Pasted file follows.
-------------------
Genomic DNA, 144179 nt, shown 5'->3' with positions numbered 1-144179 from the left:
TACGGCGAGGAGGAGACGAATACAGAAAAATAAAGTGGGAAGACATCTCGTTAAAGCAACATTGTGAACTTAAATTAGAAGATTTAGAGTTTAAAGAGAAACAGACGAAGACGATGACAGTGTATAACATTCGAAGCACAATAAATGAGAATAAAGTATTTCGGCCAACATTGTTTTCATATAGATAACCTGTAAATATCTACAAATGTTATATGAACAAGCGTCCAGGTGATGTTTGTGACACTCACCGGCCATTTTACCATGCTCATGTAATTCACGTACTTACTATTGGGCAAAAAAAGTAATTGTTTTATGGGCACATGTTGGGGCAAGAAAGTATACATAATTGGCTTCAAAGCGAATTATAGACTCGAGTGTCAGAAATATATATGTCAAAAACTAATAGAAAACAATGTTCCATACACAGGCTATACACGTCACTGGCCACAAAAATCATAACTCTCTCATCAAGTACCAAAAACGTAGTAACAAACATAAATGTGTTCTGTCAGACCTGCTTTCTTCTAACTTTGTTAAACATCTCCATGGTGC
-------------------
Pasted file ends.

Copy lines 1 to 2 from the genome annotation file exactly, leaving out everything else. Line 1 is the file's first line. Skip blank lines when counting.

Genomic DNA, 144179 nt, shown 5'->3' with positions numbered 1-144179 from the left:
TACGGCGAGGAGGAGACGAATACAGAAAAATAAAGTGGGAAGACATCTCGTTAAAGCAACATTGTGAACTTAAATTAGAAGATTTAGAGTTTAAAGAGAAACAGACGAAGACGATGACAGTGTATAACATTCGAAGCACAATAAATGAGAATAAAGTATTTCGGCCAACATTGTTTTCATATAGATAACCTGTAAATATCTACAAATGTTATATGAACAAGCGTCCAGGTGATGTTTGTGACACTCACCGGCCATTTTACCATGCTCATGTAATTCACGTACTTACTATTGGGCAAAAAAAGTAATTGTTTTATGGGCACATGTTGGGGCAAGAAAGTATACATAATTGGCTTCAAAGCGAATTATAGACTCGAGTGTCAGAAATATATATGTCAAAAACTAATAGAAAACAATGTTCCATACACAGGCTATACACGTCACTGGCCACAAAAATCATAACTCTCTCATCAAGTACCAAAAACGTAGTAACAAACATAAATGTGTTCTGTCAGACCTGCTTTCTTCTAACTTTGTTAAACATCTCCATGGTGC